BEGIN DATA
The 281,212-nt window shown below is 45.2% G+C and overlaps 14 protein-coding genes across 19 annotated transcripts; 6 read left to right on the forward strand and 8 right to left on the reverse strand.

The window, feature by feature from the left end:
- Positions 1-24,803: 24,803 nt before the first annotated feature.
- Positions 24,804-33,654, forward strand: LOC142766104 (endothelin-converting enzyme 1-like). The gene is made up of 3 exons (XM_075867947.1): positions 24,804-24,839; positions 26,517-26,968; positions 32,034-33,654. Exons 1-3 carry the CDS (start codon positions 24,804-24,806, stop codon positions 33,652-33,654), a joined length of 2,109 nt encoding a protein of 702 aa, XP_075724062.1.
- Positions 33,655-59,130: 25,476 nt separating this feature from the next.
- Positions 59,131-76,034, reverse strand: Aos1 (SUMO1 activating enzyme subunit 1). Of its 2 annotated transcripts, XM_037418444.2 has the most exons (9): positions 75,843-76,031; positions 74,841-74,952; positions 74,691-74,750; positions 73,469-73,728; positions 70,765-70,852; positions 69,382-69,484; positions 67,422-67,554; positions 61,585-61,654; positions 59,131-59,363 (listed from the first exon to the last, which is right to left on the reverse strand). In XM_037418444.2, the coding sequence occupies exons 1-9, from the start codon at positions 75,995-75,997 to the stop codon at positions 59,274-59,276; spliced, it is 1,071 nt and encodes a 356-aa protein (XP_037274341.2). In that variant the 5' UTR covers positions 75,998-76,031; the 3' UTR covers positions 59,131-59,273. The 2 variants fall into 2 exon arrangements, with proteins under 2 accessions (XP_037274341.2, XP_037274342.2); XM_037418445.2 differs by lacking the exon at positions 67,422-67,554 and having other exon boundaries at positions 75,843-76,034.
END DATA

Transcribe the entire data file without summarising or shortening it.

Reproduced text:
The 281,212-nt window shown below is 45.2% G+C and overlaps 14 protein-coding genes across 19 annotated transcripts; 6 read left to right on the forward strand and 8 right to left on the reverse strand.

The window, feature by feature from the left end:
- Positions 1-24,803: 24,803 nt before the first annotated feature.
- Positions 24,804-33,654, forward strand: LOC142766104 (endothelin-converting enzyme 1-like). The gene is made up of 3 exons (XM_075867947.1): positions 24,804-24,839; positions 26,517-26,968; positions 32,034-33,654. Exons 1-3 carry the CDS (start codon positions 24,804-24,806, stop codon positions 33,652-33,654), a joined length of 2,109 nt encoding a protein of 702 aa, XP_075724062.1.
- Positions 33,655-59,130: 25,476 nt separating this feature from the next.
- Positions 59,131-76,034, reverse strand: Aos1 (SUMO1 activating enzyme subunit 1). Of its 2 annotated transcripts, XM_037418444.2 has the most exons (9): positions 75,843-76,031; positions 74,841-74,952; positions 74,691-74,750; positions 73,469-73,728; positions 70,765-70,852; positions 69,382-69,484; positions 67,422-67,554; positions 61,585-61,654; positions 59,131-59,363 (listed from the first exon to the last, which is right to left on the reverse strand). In XM_037418444.2, the coding sequence occupies exons 1-9, from the start codon at positions 75,995-75,997 to the stop codon at positions 59,274-59,276; spliced, it is 1,071 nt and encodes a 356-aa protein (XP_037274341.2). In that variant the 5' UTR covers positions 75,998-76,031; the 3' UTR covers positions 59,131-59,273. The 2 variants fall into 2 exon arrangements, with proteins under 2 accessions (XP_037274341.2, XP_037274342.2); XM_037418445.2 differs by lacking the exon at positions 67,422-67,554 and having other exon boundaries at positions 75,843-76,034.